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Use of Framingham risk score and new biomarkers to predict cardiovascular mortality in older people: population based observational cohort study

BMJ 2009; 338 doi: https://doi.org/10.1136/bmj.a3083 (Published 09 January 2009) Cite this as: BMJ 2009;338:a3083
  1. Wouter de Ruijter, general practitioner and clinical researcher1,
  2. Rudi G J Westendorp, professor2,
  3. Willem J J Assendelft, professor1,
  4. Wendy P J den Elzen, clinical researcher1,
  5. Anton J M de Craen, senior epidemiologist2,
  6. Saskia le Cessie, statistician3,
  7. Jacobijn Gussekloo, professor1
  1. 1Leiden University Medical Center, Department of Public Health and Primary Care (V0-P), PO Box 9600, 2300 RC Leiden, Netherlands
  2. 2Leiden University Medical Center, Department of Gerontology and Geriatrics (C2-R), PO Box 9600, 2300 RC Leiden, Netherlands
  3. 3Leiden University Medical Center, Department of Medical Statistics (S5-P), PO Box 9600, 2300 RC Leiden, Netherlands
  1. Correspondence to: W de Ruijter w.de_ruijter{at}lumc.nl
  • Accepted 20 October 2008

Abstract

Objectives To investigate the performance of classic risk factors, and of some new biomarkers, in predicting cardiovascular mortality in very old people from the general population with no history of cardiovascular disease.

Design The Leiden 85-plus Study (1997-2004) is an observational prospective cohort study with 5 years of follow-up.

Setting General population of the city of Leiden, the Netherlands.

Participants Population based sample of participants aged 85 years (215 women and 87 men) with no history of cardiovascular disease; no other exclusion criteria.

Main measurements Cause specific mortality was registered during follow-up. All classic risk factors included in the Framingham risk score (sex, systolic blood pressure, total and high density lipoprotein cholesterol, diabetes mellitus, smoking and electrocardiogram based left ventricular hypertrophy), as well as plasma concentrations of the new biomarkers homocysteine, folic acid, C reactive protein, and interleukin 6, were assessed at baseline.

Results During follow-up, 108 of the 302 participants died; 32% (35/108) of deaths were from cardiovascular causes. Classic risk factors did not predict cardiovascular mortality when used in the Framingham risk score (area under receiver operating characteristic curve 0.53, 95% confidence interval 0.42 to 0.63) or in a newly calibrated model (0.53, 0.43 to 0.64). Of the new biomarkers studied, homocysteine had most predictive power (0.65, 0.55 to 0.75). Entering any additional risk factor or combination of factors into the homocysteine prediction model did not increase its discriminative power.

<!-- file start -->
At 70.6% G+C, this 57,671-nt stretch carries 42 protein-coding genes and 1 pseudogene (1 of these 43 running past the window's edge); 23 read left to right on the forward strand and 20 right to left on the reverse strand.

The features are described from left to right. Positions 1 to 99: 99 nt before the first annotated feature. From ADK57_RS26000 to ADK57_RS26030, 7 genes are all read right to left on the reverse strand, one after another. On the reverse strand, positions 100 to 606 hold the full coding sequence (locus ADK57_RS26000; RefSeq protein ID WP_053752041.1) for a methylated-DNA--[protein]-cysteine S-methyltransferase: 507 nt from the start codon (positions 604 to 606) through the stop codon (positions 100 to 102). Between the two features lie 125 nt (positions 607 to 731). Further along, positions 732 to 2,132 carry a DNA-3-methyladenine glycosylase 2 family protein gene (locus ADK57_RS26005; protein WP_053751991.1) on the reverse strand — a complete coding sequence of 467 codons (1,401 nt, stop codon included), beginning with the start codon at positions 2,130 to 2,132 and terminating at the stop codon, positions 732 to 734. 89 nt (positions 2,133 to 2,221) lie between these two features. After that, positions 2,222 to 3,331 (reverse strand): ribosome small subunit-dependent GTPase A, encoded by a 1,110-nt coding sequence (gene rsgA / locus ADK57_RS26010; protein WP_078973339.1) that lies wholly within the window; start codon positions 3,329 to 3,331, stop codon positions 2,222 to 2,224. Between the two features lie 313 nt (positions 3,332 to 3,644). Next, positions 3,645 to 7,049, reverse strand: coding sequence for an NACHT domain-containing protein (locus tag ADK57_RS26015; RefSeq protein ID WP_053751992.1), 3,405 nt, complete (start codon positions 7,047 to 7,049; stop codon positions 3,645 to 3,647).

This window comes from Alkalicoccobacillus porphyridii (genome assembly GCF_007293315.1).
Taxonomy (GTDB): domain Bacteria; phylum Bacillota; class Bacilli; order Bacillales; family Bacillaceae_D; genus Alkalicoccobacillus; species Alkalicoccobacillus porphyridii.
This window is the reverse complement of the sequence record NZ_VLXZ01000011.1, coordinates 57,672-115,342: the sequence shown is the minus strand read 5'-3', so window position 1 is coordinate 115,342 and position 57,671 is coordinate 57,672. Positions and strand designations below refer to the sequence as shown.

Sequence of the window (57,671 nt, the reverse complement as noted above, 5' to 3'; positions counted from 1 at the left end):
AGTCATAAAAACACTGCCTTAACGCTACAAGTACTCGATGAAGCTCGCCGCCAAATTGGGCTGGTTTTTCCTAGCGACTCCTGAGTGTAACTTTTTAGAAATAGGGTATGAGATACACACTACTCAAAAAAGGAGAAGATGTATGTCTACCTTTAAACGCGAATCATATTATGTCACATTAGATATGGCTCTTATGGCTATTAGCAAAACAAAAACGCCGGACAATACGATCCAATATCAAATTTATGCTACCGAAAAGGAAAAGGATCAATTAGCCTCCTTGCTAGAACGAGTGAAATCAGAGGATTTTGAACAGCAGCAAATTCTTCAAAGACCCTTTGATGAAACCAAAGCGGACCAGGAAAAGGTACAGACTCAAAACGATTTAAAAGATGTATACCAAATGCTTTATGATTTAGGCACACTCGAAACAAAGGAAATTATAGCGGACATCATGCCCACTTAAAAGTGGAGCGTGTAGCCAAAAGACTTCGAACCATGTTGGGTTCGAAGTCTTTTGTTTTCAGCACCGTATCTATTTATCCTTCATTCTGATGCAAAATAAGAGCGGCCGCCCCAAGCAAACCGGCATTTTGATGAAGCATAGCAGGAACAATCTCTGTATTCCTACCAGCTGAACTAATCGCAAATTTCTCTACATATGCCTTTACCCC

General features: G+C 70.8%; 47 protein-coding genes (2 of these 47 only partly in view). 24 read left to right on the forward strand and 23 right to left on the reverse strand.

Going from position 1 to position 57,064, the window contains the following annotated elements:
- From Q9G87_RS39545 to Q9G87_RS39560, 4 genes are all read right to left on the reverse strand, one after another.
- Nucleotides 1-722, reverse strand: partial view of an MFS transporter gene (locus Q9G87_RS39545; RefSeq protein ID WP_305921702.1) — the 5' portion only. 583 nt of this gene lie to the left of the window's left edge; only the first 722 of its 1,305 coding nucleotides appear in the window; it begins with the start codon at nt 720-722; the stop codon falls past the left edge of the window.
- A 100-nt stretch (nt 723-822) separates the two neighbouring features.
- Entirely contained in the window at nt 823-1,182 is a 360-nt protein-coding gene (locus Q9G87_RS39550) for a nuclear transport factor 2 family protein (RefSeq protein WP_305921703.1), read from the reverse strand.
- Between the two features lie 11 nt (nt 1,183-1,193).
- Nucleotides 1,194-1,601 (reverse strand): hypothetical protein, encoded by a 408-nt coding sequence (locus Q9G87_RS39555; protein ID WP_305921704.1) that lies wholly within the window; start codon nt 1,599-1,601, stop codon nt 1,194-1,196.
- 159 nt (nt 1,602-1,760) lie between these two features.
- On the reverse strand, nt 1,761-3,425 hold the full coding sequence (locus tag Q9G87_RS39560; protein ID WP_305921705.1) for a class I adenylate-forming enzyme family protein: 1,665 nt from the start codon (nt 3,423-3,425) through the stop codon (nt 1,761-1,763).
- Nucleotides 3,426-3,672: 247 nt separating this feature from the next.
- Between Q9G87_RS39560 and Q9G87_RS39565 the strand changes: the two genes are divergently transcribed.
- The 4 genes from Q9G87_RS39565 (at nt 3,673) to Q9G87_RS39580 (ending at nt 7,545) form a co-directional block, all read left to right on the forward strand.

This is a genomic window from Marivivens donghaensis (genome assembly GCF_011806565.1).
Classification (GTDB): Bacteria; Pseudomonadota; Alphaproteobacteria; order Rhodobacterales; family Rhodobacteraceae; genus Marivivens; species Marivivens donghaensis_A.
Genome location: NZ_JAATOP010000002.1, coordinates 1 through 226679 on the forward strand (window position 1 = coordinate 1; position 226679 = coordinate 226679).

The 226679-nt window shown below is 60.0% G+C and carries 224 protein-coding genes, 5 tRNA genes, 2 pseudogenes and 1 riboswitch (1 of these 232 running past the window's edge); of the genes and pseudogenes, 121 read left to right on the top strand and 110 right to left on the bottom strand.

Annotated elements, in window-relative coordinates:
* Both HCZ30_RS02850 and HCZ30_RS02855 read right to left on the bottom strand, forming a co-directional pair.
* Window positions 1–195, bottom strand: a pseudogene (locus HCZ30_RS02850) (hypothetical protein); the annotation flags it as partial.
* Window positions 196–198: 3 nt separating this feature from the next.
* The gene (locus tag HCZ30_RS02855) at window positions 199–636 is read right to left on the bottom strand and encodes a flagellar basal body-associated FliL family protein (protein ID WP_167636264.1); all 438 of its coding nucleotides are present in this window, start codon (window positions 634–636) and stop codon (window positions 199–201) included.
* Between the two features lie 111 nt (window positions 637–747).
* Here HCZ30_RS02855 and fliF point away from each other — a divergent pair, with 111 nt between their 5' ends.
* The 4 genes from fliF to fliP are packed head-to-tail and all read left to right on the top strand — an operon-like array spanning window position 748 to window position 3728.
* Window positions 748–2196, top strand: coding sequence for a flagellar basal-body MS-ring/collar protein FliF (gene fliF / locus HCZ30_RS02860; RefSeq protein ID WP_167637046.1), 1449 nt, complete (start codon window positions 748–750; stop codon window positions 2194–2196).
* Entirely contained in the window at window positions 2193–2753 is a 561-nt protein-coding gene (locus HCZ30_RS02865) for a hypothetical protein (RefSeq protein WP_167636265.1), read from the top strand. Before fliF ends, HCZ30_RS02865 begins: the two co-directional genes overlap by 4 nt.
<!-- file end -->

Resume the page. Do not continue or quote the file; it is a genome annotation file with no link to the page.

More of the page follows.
Conclusions In very old people from the general population with no history of cardiovascular disease, concentrations of homocysteine alone can accurately identify those at high risk of cardiovascular mortality, whereas classic risk factors included in the Framingham risk score do not. These preliminary findings warrant validation in a separate cohort.

Footnotes

  • Contributors: WDR analysed and interpreted data, drafted the manuscript, and did statistical analysis. RGJW was responsible for study concept and design, acquisition of data, analysis and interpretation of data, critical revision of the manuscript for important intellectual content, and obtaining funding. WJJA analysed and interpreted data and critically revised the manuscript for important intellectual content. WPJDE acquired, analysed, and interpreted data, drafted the manuscript, and analysed statistics. AJMDC was responsible for study concept and design, acquisition of data, analysis and interpretation of data, and critical revision of the manuscript for important intellectual content. SLC analysed and interpreted data, critically revised the manuscript for important intellectual content, and did statistical analysis. JG was responsible for study concept and design, acquisition of data, analysis and interpretation of data, critical revision of the manuscript for important intellectual content, and obtaining funding. JG is guarantor.

  • Funding: The Leiden 85-plus Study was partly funded by an unrestricted grant from the Dutch Ministry of Health, Welfare and Sports. The funder played no role in study design, collection, analysis and interpretation of data, writing of the report, nor in the decision to submit the article for publication.

  • Independence of researchers: All researchers were independent from the funder.

  • Competing interests: None declared.

  • Ethical approval: The medical ethical committee of Leiden University Medical Center approved the study.

  • Provenance and peer review: Not commissioned, externally peer reviewed.

This is an open-access article distributed under the terms of the Creative Commons Attribution Non-commercial License, which permits unrestricted use, distribution, and reproduction in any medium, provided the original work is properly cited.

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